How to Prepare Your Insurance Organization for the Coronavirus

Tailor Business Continuity Plans to the Challenges of COVID-19

by Violet Xu

Violet is the Vice President of Global Service Delivery at ReSource Pro.

When the coronavirus first emerged in Wuhan, China, businesses worldwide started to anticipate the impact. The coronavirus—or COVID-19—has infected thousands and, according to the Organization for Economic Cooperation and Development, is set to cause global GDP growth in 2020 to drop by 0.5% compared to last year, and could fall further if the pandemic continues.  

We in insurance are acutely aware of the economic impact of disasters. Have you turned that concern about risk inward, to your own business operations? Creating a dedicated business continuity plan (BCP), or a pre-written plan of action which you can execute in the event of a business disruption, will help you mitigate any potential damage and keep your employees safe.

In Mercer’s ongoing survey of business responses to COVID-19, a quarter of respondents say they don’t have a BCP but are currently developing one. Whether you are starting from scratch or have a global pandemic BCP written out, you will still have to tailor your approach to the specifics of COVID-19.

ReSource Pro first activated our BCP in response to COVID-19 in January in order to support and protect our China employees. To help you draft your own BCPs, we’d like to share a few of our lessons learned.

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3 Must-Do’s for COVID-19 Response

Even if you already have a BCP that seems foolproof, it doesn’t hurt to make sure you’ve covered these three basics.

1. Establish a crisis management team.

Having a BCP isn’t enough if there’s no one to execute it smoothly. Designate a team of specialists who can monitor the crisis, gather data, and convene as frequently as once or twice a day to discuss an action plan. The scale and scope of epidemics and pandemics evolve rapidly, so these regular meetings ensure that every step of your BCP is not only carried out effectively but also gives all stakeholders the updates they need to respond appropriately. In some cases, it may even be necessary to form a second subgroup that can handle more detailed tasks or certain regions.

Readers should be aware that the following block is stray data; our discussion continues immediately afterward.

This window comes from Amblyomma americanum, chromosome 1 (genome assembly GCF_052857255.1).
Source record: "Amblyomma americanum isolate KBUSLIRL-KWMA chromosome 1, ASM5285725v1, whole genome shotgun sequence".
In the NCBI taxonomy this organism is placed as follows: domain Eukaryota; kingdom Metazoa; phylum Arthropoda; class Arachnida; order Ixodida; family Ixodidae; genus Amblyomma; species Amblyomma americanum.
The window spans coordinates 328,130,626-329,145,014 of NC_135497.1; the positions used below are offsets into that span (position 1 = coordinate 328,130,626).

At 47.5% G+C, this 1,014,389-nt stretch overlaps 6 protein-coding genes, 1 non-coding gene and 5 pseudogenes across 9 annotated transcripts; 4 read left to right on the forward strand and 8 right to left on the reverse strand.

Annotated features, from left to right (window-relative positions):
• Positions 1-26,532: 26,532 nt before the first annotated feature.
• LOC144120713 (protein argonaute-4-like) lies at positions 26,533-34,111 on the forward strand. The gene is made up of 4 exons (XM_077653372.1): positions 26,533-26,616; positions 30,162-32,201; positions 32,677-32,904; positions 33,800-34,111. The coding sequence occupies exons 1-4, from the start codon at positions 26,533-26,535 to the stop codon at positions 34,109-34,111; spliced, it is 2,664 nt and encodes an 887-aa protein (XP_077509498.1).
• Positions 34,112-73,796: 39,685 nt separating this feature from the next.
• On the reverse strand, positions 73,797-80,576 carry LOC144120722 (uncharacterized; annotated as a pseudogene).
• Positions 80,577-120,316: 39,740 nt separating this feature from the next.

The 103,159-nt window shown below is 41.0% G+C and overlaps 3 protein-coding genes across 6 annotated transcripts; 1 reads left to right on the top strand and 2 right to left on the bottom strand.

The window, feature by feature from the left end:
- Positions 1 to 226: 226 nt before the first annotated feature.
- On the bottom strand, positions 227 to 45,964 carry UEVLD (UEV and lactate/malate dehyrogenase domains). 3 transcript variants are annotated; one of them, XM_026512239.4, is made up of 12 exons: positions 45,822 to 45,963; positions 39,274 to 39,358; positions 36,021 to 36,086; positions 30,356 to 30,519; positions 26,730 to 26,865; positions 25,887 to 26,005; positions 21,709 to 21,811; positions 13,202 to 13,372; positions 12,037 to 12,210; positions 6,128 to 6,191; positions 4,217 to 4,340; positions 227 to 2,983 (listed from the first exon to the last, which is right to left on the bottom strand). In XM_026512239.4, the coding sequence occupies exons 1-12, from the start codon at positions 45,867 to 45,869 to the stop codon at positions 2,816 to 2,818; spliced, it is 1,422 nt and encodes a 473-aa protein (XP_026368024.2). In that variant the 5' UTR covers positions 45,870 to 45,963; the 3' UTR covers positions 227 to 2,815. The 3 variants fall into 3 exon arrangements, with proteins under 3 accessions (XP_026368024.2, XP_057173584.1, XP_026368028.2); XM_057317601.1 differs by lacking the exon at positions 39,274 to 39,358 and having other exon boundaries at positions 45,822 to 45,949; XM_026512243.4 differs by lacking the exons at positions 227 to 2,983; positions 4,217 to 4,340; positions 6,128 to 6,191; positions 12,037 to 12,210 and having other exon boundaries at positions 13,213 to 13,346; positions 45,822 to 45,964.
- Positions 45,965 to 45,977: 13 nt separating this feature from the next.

2. Create an effective communications plan.

The need for communication during a crisis may seem obvious, but don’t take your current capabilities for granted. Check that your employees’ contact information is up to date, establish communication channels and protocols, and in the event your BCP is activated, don’t forget to work closely with any clients, partners, and vendors who are directly affected. Since your organization is likely to face countless questions during a crisis, ready.gov recommends preparing a list of pre-scripted messages in advance.

3. Evaluate Your Remote Work Capabilities.

When ReSource Pro’s BCP was first activated, 70% of our affected employees already had remote capabilities. Our mission was then to ensure that the remaining 30% quickly received the tools they needed to continue work unabated. Consider whether or not your organization has the ability to conduct remote operations, but don’t stop there. How many of your employees are prepared to work remotely? What will you do if they aren’t?

Business continuity planning is an all-hands effort, but being prepared is worth it. By establishing a core outline that includes a crisis management team, communication plan, and remote work policy, you can better respond to business challenges as they arise.  


Need help with your business continuity planning? Contact us to learn how your organization can best respond to COVID-19 and other potential business disruptions.